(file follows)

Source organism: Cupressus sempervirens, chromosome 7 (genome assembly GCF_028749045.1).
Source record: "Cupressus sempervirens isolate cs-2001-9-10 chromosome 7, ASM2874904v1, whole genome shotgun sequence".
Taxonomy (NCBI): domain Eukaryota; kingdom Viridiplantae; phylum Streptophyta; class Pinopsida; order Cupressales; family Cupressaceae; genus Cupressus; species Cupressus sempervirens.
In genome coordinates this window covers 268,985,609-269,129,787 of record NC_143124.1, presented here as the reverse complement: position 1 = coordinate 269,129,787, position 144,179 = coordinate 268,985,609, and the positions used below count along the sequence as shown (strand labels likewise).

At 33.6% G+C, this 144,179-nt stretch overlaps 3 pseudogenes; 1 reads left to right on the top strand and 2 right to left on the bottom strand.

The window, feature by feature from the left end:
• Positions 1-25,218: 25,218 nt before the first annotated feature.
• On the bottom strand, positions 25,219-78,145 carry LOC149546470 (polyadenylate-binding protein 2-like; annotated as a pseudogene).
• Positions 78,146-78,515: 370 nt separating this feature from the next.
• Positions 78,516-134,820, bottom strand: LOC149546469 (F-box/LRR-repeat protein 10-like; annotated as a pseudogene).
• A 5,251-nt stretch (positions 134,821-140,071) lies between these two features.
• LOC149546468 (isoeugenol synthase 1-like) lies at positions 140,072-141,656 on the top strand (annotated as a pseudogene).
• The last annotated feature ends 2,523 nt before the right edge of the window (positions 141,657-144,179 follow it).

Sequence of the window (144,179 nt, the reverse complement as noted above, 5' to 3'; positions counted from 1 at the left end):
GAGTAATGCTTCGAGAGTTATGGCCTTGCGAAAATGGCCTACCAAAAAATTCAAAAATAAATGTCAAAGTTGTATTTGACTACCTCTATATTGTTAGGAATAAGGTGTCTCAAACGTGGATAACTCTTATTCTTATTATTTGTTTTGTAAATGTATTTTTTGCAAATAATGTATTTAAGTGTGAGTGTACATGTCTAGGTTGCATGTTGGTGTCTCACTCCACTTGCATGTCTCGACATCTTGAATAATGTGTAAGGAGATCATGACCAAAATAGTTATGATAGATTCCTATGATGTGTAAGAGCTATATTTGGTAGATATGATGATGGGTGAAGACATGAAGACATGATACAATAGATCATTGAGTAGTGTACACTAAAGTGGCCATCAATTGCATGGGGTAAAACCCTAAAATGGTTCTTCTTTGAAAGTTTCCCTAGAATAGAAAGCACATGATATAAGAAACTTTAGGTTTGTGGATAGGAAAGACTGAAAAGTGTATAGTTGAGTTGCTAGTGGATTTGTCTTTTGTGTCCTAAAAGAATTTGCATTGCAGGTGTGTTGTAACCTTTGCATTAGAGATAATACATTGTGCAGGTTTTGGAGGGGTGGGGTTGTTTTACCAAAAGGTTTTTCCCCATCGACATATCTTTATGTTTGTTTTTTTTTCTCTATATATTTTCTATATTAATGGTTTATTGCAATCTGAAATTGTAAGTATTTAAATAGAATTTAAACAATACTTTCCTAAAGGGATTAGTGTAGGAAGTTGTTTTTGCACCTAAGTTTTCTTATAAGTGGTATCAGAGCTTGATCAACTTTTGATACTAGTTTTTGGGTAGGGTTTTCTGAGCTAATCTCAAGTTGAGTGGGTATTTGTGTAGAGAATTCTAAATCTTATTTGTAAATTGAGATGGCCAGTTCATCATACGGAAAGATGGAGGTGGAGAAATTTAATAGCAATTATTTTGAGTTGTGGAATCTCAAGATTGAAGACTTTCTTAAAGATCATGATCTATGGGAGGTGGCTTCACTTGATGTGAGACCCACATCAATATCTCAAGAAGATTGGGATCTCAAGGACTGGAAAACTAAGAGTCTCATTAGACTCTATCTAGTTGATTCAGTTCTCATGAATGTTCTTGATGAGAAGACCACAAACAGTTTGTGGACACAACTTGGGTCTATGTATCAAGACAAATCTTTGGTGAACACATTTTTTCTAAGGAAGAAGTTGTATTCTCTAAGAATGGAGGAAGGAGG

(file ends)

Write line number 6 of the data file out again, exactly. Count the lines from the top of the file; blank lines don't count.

The window, feature by feature from the left end: